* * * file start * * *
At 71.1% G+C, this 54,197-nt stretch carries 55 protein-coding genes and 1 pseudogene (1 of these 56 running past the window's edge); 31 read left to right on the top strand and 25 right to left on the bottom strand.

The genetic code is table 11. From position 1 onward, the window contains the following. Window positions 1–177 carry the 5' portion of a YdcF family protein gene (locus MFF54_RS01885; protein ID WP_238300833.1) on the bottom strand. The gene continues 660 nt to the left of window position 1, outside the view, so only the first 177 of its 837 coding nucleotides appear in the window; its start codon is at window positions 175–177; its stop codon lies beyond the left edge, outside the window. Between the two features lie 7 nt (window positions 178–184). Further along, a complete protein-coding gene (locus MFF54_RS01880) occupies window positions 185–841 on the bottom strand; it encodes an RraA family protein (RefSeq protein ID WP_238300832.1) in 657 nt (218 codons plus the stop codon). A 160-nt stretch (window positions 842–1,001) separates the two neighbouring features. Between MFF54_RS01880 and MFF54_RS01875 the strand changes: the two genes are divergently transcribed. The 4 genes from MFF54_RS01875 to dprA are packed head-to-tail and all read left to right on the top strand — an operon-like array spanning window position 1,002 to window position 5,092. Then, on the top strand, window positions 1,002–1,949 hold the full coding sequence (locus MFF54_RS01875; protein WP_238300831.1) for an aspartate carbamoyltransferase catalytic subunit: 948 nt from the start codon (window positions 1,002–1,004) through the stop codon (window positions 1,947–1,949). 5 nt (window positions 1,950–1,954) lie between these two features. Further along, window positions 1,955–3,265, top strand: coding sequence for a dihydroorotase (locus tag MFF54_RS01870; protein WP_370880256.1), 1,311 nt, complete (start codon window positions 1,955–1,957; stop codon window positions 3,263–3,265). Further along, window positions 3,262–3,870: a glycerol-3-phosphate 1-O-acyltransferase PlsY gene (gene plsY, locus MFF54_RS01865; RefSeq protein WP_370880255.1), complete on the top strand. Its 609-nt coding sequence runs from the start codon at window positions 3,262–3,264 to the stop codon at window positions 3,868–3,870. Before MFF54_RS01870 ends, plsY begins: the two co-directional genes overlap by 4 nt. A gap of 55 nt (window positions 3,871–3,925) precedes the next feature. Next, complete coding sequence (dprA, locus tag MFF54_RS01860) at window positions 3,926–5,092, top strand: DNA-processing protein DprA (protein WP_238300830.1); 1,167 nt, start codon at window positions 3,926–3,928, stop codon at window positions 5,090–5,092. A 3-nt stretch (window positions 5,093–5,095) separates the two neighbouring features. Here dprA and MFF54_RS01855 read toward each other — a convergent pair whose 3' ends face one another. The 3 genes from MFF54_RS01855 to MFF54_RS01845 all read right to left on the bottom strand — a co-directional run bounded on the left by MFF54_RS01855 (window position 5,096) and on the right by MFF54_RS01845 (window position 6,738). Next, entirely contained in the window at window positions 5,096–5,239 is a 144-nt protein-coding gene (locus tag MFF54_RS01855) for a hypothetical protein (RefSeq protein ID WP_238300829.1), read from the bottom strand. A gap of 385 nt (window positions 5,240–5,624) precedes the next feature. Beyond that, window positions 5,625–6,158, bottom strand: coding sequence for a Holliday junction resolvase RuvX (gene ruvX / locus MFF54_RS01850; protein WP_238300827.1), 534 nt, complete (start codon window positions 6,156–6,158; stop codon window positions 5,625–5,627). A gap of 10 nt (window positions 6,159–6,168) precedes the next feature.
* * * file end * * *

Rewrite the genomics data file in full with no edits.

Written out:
At 71.1% G+C, this 54,197-nt stretch carries 55 protein-coding genes and 1 pseudogene (1 of these 56 running past the window's edge); 31 read left to right on the top strand and 25 right to left on the bottom strand.

The genetic code is table 11. From position 1 onward, the window contains the following. Window positions 1–177 carry the 5' portion of a YdcF family protein gene (locus MFF54_RS01885; protein ID WP_238300833.1) on the bottom strand. The gene continues 660 nt to the left of window position 1, outside the view, so only the first 177 of its 837 coding nucleotides appear in the window; its start codon is at window positions 175–177; its stop codon lies beyond the left edge, outside the window. Between the two features lie 7 nt (window positions 178–184). Further along, a complete protein-coding gene (locus MFF54_RS01880) occupies window positions 185–841 on the bottom strand; it encodes an RraA family protein (RefSeq protein ID WP_238300832.1) in 657 nt (218 codons plus the stop codon). A 160-nt stretch (window positions 842–1,001) separates the two neighbouring features. Between MFF54_RS01880 and MFF54_RS01875 the strand changes: the two genes are divergently transcribed. The 4 genes from MFF54_RS01875 to dprA are packed head-to-tail and all read left to right on the top strand — an operon-like array spanning window position 1,002 to window position 5,092. Then, on the top strand, window positions 1,002–1,949 hold the full coding sequence (locus MFF54_RS01875; protein WP_238300831.1) for an aspartate carbamoyltransferase catalytic subunit: 948 nt from the start codon (window positions 1,002–1,004) through the stop codon (window positions 1,947–1,949). 5 nt (window positions 1,950–1,954) lie between these two features. Further along, window positions 1,955–3,265, top strand: coding sequence for a dihydroorotase (locus tag MFF54_RS01870; protein WP_370880256.1), 1,311 nt, complete (start codon window positions 1,955–1,957; stop codon window positions 3,263–3,265). Further along, window positions 3,262–3,870: a glycerol-3-phosphate 1-O-acyltransferase PlsY gene (gene plsY, locus MFF54_RS01865; RefSeq protein WP_370880255.1), complete on the top strand. Its 609-nt coding sequence runs from the start codon at window positions 3,262–3,264 to the stop codon at window positions 3,868–3,870. Before MFF54_RS01870 ends, plsY begins: the two co-directional genes overlap by 4 nt. A gap of 55 nt (window positions 3,871–3,925) precedes the next feature. Next, complete coding sequence (dprA, locus tag MFF54_RS01860) at window positions 3,926–5,092, top strand: DNA-processing protein DprA (protein WP_238300830.1); 1,167 nt, start codon at window positions 3,926–3,928, stop codon at window positions 5,090–5,092. A 3-nt stretch (window positions 5,093–5,095) separates the two neighbouring features. Here dprA and MFF54_RS01855 read toward each other — a convergent pair whose 3' ends face one another. The 3 genes from MFF54_RS01855 to MFF54_RS01845 all read right to left on the bottom strand — a co-directional run bounded on the left by MFF54_RS01855 (window position 5,096) and on the right by MFF54_RS01845 (window position 6,738). Next, entirely contained in the window at window positions 5,096–5,239 is a 144-nt protein-coding gene (locus tag MFF54_RS01855) for a hypothetical protein (RefSeq protein ID WP_238300829.1), read from the bottom strand. A gap of 385 nt (window positions 5,240–5,624) precedes the next feature. Beyond that, window positions 5,625–6,158, bottom strand: coding sequence for a Holliday junction resolvase RuvX (gene ruvX / locus MFF54_RS01850; protein WP_238300827.1), 534 nt, complete (start codon window positions 6,156–6,158; stop codon window positions 5,625–5,627). A gap of 10 nt (window positions 6,159–6,168) precedes the next feature.